Bands of DNA in an electrophoretic gel form only if most of the DNA molecules are of the same size, such as following a PCR reaction, or restriction digestion of a plasmid. In other situations, such as after restriction digestion of chromosomal (genomic) DNA, there will be a large number of variable size fragments in the digest and it will appear as a continuous smear of DNA, rather than distinct bands. In this case, it is necessary to use additional techniques to detect the presence of a specific DNA sequence within the smear of DNA separated on an electrophoretic gel. This can be done using a “Southern Blot”.
A Southern blot (also called a Southern Transfer) is named after Ed Southern, its inventor. In the first step, DNA is digested with restriction enzymes and separated by gel electrophoresis (as discussed above). Then a sheet or membrane of nylon or similar material is laid under the gel and the DNA, in its separated position (bands or smear), is transferred to the membrane by drawing the liquid out of the gel, in a process called blotting (Figure 8.6.1). The blotted DNA is usually covalently attached to the nylon membrane by briefly exposing the blot to UV light. Transferring the DNA to the sturdy membrane is necessary because the fragile gel would fall apart during the next two steps in the process. Next, the membrane is bathed in a solution to denature (double stranded made single stranded) the attached DNA. Then a hybridization solution containing a small amount of single-stranded probe DNA that is complementary in sequence to a target molecule on the membrane. This probe DNA is labeled using fluorescent or radioactive molecules, and if the hybridization is performed properly, the probe DNA will form a stable duplex only with those DNA molecules on the membrane that are exactly complementary to it. Then, the unhybridized probe is washed off and remaining radioactive or fluorescent signal will appear in a distinct band when appropriately detected. The band represents the presence of a particular DNA sequence within the mixture of DNA fragments.
Figure 8.6.1: A diagram of Southern blotting. Genomic DNA that has been digested with a restriction enzyme is separated on an agarose gel, then the DNA is transferred from the gel to a nylon membrane (grey sheet) by blotting. The DNA is immobilized on the membrane, then probed with a radioactively labeled DNA fragment that is complementary to a target sequence. After stringent washing, the blot is exposed to X-ray film to detect what size frament the probe is bound. In this case, the probe bound to different-sized fragments in lanes 1, 2, and 3. In the last image the orange represent the position of the digested DNA, but it is not actually present on the X-ray film. (Original-J. Locke-CC:AN)
The probe is sequence specific (requires complementarity). However, variation in hybridization temperature and washing solutions can alter the stringency of the probe. At maximum stringency (higher temperature) hybridization conditions, probes will only hybridize with the exact target sequences that are perfectly complementary (maximum number of hydrogen bonds). At lower temperatures, probes will be able to hybridize to targets to which they do not match exactly, but only are roughly complementary for part of the sequence.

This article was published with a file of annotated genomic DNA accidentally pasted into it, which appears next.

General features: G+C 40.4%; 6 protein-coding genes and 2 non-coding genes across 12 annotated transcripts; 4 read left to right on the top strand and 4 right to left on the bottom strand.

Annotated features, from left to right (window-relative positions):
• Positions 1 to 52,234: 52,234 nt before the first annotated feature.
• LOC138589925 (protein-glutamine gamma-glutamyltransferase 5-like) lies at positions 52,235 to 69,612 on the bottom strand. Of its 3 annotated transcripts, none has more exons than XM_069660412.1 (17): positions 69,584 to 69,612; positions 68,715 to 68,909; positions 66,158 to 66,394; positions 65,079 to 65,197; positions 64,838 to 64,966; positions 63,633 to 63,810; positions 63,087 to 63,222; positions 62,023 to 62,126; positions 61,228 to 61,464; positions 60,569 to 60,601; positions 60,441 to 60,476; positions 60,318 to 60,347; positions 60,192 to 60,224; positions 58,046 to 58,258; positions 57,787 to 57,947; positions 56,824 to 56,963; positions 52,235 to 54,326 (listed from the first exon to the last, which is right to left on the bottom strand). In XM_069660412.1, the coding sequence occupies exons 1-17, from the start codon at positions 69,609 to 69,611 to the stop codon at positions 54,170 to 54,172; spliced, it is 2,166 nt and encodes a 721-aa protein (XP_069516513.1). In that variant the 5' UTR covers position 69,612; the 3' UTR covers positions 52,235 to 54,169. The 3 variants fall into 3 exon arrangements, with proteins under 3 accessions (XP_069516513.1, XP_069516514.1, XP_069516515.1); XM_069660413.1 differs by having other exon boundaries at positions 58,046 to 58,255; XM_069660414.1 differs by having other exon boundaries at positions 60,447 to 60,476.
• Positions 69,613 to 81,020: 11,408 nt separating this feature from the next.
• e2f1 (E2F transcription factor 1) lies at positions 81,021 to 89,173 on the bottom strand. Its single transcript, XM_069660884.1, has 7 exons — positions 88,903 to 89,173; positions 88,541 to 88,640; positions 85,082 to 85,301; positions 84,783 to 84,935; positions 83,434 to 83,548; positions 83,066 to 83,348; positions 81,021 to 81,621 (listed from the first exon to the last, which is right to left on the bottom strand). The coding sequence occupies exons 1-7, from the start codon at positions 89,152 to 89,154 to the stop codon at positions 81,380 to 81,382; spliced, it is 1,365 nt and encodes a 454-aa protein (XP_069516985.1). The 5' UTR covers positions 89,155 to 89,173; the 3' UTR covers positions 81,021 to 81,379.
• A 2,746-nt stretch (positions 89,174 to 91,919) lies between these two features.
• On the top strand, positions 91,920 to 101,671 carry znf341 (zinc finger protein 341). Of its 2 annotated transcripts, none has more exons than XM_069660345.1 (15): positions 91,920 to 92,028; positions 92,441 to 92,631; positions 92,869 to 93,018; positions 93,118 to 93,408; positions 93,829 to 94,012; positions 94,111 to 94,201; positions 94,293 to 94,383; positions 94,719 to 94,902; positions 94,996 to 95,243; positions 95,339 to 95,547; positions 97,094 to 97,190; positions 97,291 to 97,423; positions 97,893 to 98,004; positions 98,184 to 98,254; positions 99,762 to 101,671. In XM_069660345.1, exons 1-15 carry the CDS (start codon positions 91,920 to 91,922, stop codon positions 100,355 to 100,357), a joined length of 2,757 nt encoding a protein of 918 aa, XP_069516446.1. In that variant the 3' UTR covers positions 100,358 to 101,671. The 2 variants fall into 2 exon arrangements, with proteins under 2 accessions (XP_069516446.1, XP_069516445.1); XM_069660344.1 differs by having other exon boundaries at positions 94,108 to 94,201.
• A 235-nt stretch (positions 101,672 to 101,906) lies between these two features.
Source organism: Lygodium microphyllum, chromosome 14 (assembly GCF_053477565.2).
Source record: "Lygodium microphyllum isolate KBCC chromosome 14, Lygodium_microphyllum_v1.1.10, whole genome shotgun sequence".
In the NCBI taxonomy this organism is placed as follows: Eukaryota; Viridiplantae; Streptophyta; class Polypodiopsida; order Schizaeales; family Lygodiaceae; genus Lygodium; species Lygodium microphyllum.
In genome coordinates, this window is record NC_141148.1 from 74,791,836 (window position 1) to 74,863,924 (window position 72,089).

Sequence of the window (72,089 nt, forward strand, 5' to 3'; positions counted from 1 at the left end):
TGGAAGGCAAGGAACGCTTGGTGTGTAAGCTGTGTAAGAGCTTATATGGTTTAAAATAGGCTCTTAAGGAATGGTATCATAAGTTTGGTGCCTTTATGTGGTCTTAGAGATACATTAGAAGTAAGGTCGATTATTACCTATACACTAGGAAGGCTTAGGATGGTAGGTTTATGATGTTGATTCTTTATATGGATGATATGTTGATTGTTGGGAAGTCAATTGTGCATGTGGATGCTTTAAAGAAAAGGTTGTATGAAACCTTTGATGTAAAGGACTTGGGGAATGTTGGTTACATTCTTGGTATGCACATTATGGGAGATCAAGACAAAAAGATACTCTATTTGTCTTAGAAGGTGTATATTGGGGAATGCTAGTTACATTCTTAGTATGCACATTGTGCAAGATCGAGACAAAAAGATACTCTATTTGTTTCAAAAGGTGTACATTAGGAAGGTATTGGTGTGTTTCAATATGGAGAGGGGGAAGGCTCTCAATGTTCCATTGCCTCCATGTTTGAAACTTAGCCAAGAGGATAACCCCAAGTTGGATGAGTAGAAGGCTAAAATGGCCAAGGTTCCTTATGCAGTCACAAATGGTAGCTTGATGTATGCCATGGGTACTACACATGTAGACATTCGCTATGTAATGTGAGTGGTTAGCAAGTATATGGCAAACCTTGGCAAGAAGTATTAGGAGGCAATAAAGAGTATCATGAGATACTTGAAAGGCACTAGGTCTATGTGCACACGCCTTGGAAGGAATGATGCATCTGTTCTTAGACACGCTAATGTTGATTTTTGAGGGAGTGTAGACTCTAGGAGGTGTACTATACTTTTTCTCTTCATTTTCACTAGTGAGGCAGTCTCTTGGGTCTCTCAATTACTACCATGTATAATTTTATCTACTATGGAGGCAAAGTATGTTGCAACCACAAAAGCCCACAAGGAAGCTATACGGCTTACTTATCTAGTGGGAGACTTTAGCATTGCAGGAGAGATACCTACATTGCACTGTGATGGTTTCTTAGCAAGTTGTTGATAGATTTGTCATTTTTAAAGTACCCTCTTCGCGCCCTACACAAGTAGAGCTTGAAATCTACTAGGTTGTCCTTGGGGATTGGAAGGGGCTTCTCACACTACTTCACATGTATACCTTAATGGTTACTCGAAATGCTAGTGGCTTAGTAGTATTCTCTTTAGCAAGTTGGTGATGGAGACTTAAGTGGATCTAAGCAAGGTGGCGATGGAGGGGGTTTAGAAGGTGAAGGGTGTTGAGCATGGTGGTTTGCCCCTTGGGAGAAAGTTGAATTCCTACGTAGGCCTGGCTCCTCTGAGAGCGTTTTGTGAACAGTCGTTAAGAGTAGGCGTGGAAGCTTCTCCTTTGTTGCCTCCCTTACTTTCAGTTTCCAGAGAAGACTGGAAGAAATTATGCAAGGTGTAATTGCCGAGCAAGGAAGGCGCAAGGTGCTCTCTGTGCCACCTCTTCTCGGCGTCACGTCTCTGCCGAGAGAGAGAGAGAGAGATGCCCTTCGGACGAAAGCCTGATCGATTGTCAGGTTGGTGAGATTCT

Southern blotting is useful not only for detecting the presence of a DNA sequence within a mixture of DNA molecules, but also for determining the size of a restriction fragment in a DNA sample. Southern blots are useful for detecting fragments larger than those normally amplified by PCR, and when trying to detect fragments that may be only distantly related to a known sequence. Applications of Southern blotting will be discussed further in the context of molecular markers in a subsequent chapter. Southern blotting was invented before PCR, but PCR has replaced blotting in many applications because of its simplicity, speed, and convenience. Following the development of the Southern blot, other types of blotting techniques were invented.
The Northern blot involves the size separation of RNA in gels like that of DNA. Because we wish to determine the native size of the RNA transcript (and because RNA is single stranded) no restriction enzymes are ever used. Because most RNA is single stranded and can fold into various conformations thorough intra-molecular base pairing, the electrophoresis separation is more haphazard and the bands are often less sharp, compared to that of double stranded DNA.
In a Western blot, protein is size separated on a gel (usually an acrylamide gel) before transferring to a membrane, which is then probed with an antibody that specifically binds to an antigenic site on the target protein. This antibody is then detected by other antibodies with some fluorescent or color production marker system. It will also give bands proportional to the amount and size of the target protein (Figure 8.6.2).
Figure 8.6.2: Western Blot using a anti-lipoic acid primary antibody and an IR-dye labelled secondary antibody in Leishmania major extracts. (Wikipedia-TimVickers–CC:AS)
A comparison of all three blotting methods is shown in Figure 8.6.3.
Figure 8.6.3: Comparison of Southern, Northern, and Western blots. Size and amount of DNA, RNA, and polypeptides can be determined using similar blotting methods. DNA is in blue, RNA in red, and polypeptides in green. A marker lane is shown in the left of each gel to determine size. A eukaryote cell is shown, but the same methods can be applied to prokaryotes, too. (Original-Locke-CC:AN)
Dr. Todd Nickle and Isabelle Barrette-Ng (Mount Royal University) The content on this page is licensed under CC SA 3.0 licensing guidelines.